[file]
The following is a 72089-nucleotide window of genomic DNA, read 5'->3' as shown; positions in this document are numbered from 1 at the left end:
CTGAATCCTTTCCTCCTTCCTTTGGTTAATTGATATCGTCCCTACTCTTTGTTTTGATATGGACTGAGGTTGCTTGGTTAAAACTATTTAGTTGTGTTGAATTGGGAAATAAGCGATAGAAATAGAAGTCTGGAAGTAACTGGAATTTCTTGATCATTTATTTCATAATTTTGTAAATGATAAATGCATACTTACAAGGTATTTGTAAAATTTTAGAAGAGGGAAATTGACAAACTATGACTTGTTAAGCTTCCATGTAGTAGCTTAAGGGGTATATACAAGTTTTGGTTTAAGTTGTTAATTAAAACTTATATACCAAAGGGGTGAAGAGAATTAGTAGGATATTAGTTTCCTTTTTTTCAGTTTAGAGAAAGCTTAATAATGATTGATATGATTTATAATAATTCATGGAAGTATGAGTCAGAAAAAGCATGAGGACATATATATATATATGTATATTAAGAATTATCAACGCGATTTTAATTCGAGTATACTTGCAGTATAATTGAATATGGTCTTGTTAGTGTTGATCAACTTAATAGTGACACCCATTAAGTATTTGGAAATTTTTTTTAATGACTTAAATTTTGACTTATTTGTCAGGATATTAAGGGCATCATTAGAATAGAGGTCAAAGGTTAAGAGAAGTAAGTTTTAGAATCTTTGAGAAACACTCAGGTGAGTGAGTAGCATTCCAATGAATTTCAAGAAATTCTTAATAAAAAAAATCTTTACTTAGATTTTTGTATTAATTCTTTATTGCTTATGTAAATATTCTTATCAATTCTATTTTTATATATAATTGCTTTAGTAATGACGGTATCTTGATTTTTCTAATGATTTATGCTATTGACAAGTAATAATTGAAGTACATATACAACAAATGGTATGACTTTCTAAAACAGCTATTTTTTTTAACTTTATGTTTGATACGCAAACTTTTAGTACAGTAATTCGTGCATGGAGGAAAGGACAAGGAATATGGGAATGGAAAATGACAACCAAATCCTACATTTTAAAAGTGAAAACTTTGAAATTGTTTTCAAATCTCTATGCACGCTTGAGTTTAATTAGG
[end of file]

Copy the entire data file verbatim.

The following is a 72089-nucleotide window of genomic DNA, read 5'->3' as shown; positions in this document are numbered from 1 at the left end:
CTGAATCCTTTCCTCCTTCCTTTGGTTAATTGATATCGTCCCTACTCTTTGTTTTGATATGGACTGAGGTTGCTTGGTTAAAACTATTTAGTTGTGTTGAATTGGGAAATAAGCGATAGAAATAGAAGTCTGGAAGTAACTGGAATTTCTTGATCATTTATTTCATAATTTTGTAAATGATAAATGCATACTTACAAGGTATTTGTAAAATTTTAGAAGAGGGAAATTGACAAACTATGACTTGTTAAGCTTCCATGTAGTAGCTTAAGGGGTATATACAAGTTTTGGTTTAAGTTGTTAATTAAAACTTATATACCAAAGGGGTGAAGAGAATTAGTAGGATATTAGTTTCCTTTTTTTCAGTTTAGAGAAAGCTTAATAATGATTGATATGATTTATAATAATTCATGGAAGTATGAGTCAGAAAAAGCATGAGGACATATATATATATATGTATATTAAGAATTATCAACGCGATTTTAATTCGAGTATACTTGCAGTATAATTGAATATGGTCTTGTTAGTGTTGATCAACTTAATAGTGACACCCATTAAGTATTTGGAAATTTTTTTTAATGACTTAAATTTTGACTTATTTGTCAGGATATTAAGGGCATCATTAGAATAGAGGTCAAAGGTTAAGAGAAGTAAGTTTTAGAATCTTTGAGAAACACTCAGGTGAGTGAGTAGCATTCCAATGAATTTCAAGAAATTCTTAATAAAAAAAATCTTTACTTAGATTTTTGTATTAATTCTTTATTGCTTATGTAAATATTCTTATCAATTCTATTTTTATATATAATTGCTTTAGTAATGACGGTATCTTGATTTTTCTAATGATTTATGCTATTGACAAGTAATAATTGAAGTACATATACAACAAATGGTATGACTTTCTAAAACAGCTATTTTTTTTAACTTTATGTTTGATACGCAAACTTTTAGTACAGTAATTCGTGCATGGAGGAAAGGACAAGGAATATGGGAATGGAAAATGACAACCAAATCCTACATTTTAAAAGTGAAAACTTTGAAATTGTTTTCAAATCTCTATGCACGCTTGAGTTTAATTAGG